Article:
This week, 31 commercial watermen and women are set to begin collecting lost crab pots and fishing gear along the northern and central coast as part of the Lost Fishing Gear Recovery Project.
The North Carolina Coastal Federation has been leading since 2014 the recovery project to remove lost crab pots from the state’s internal waters. Lost gear can get hung up or drift into channels, creating hazards to boaters and wildlife.
With the help of various partners, commercial fishermen and women have been hired to collect the pots during the no-potting period, the annual closure of internal coastal waters to all crab, eel, fish and shrimp pots.
“We’ve all been hit pretty hard this year. After a tough year of crabbing I am looking forward to this opportunity. With this project not getting funded in 2020, I have a feeling there’s going to be a lot of cleaning up to do,” JT Outland, project participant from Manns Harbor, said in a statement. “Being on the water nearly every day as a full-time commercial fisherman, it’s important to remove the lost pots and keep our waters clean and safe.”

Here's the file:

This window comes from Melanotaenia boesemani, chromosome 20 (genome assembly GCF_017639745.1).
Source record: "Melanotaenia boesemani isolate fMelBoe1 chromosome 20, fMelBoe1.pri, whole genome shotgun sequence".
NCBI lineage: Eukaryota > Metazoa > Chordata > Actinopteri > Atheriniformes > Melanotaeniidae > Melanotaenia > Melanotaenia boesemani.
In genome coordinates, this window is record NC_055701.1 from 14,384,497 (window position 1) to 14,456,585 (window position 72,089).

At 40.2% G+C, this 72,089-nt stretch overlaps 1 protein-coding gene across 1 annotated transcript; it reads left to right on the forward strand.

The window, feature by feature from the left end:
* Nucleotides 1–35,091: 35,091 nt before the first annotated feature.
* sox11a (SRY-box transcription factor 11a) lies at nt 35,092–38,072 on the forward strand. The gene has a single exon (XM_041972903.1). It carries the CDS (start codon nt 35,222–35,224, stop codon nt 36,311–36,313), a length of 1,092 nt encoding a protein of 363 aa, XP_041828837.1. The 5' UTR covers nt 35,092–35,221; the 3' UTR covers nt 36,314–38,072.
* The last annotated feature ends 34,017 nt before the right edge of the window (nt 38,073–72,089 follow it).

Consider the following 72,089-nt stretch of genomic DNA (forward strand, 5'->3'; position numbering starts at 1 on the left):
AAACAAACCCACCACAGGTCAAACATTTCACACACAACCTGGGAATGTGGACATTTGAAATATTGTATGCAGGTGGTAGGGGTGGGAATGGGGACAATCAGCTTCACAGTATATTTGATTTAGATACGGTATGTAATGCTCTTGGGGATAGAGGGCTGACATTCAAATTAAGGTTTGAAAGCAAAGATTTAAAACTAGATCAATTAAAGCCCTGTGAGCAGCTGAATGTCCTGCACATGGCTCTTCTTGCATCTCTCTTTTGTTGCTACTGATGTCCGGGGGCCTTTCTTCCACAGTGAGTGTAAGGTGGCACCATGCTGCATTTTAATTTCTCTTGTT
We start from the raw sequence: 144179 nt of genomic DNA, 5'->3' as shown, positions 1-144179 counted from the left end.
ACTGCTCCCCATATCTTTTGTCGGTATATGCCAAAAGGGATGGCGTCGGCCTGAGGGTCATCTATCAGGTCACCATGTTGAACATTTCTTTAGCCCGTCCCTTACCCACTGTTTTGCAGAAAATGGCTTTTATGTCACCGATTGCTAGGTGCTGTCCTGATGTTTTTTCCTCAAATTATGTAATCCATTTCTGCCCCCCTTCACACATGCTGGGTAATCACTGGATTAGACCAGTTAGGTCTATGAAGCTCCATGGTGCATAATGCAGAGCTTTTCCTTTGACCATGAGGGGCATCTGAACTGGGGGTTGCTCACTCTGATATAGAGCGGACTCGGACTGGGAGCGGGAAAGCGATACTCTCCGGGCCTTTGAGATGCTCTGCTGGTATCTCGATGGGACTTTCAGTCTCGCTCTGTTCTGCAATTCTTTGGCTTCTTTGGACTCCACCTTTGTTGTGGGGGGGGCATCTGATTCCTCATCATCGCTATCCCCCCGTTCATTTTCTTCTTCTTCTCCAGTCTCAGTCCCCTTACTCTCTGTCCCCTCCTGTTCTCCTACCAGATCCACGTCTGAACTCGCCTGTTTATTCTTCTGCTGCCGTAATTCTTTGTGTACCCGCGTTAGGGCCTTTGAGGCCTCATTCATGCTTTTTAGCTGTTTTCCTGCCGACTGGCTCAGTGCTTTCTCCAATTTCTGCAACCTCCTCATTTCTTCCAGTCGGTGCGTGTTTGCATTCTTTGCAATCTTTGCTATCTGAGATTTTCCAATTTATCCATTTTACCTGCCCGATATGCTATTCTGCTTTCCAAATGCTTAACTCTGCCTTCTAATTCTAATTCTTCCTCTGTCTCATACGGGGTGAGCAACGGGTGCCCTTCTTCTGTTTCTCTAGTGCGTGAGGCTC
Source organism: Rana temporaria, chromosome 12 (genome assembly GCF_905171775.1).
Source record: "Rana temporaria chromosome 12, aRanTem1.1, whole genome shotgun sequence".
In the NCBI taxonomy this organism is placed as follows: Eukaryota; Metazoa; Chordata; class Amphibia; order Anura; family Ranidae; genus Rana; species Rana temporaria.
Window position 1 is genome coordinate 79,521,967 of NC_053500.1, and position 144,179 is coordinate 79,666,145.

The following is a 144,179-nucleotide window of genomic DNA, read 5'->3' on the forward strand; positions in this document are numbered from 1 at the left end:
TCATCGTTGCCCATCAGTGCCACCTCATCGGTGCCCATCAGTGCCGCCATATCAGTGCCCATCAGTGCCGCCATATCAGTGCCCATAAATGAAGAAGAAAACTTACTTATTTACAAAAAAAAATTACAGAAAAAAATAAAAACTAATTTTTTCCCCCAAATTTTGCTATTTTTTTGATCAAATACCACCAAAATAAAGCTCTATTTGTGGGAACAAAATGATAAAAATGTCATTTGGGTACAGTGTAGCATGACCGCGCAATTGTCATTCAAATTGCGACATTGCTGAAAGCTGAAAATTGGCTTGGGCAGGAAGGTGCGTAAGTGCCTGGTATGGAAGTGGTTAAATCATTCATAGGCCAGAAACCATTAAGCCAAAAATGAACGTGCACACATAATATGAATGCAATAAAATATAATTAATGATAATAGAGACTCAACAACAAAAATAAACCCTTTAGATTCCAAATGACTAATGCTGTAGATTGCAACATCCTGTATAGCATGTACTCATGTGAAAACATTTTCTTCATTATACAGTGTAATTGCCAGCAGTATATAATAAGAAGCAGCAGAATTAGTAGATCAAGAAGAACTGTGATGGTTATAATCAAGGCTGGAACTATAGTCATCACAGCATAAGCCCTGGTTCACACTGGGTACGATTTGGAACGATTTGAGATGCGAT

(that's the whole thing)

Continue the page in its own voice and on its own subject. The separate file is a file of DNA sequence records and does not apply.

Sara Hallas, coastal education coordinator for the federation and project leader, said she’s excited to clean up the waterways and create opportunities for work during this time of the year.
“This project wouldn’t be possible without the support of community organizations and our commercial watermen and women, who have consistently expressed that helping with this project and protecting waterways is important to them,” she said.
In January 2019, 3,112 pots were removed from select areas within all three Marine Patrol Districts. The 2021 project will take place in select areas within Marine Patrol District 1, which covers the northeast region, and District 2, which covers the central region of the coast.
Once the pots are collected, they will be recycled if possible. The crab pots recovered from the Albemarle and Pamlico Sound region during the project will be available for the rightful property owners to reclaim after the cleanup is complete.
The North Carolina Marine Fisheries Commission Commercial Resource Fund Committee and the Funding Committee for the North Carolina Commercial Resource Fund under the Commercial Fishing Resource Fund Grant Program are funding the project intended to improve habitat, water quality and support coastal economies.
The project is part of the federation’s effort to ensure an North Carolina coast that is free of marine debris. Establishing an annual paid program for marine debris removal, including crab pots, is a key objective of the North Carolina Marine Debris Strategic Plan. For more information on the progress of the Lost Fishing Gear Recovery Project over past years, visit nccoast.org/crabpotproject.
This story originally appeared on OBXToday.com. Read More local stories here.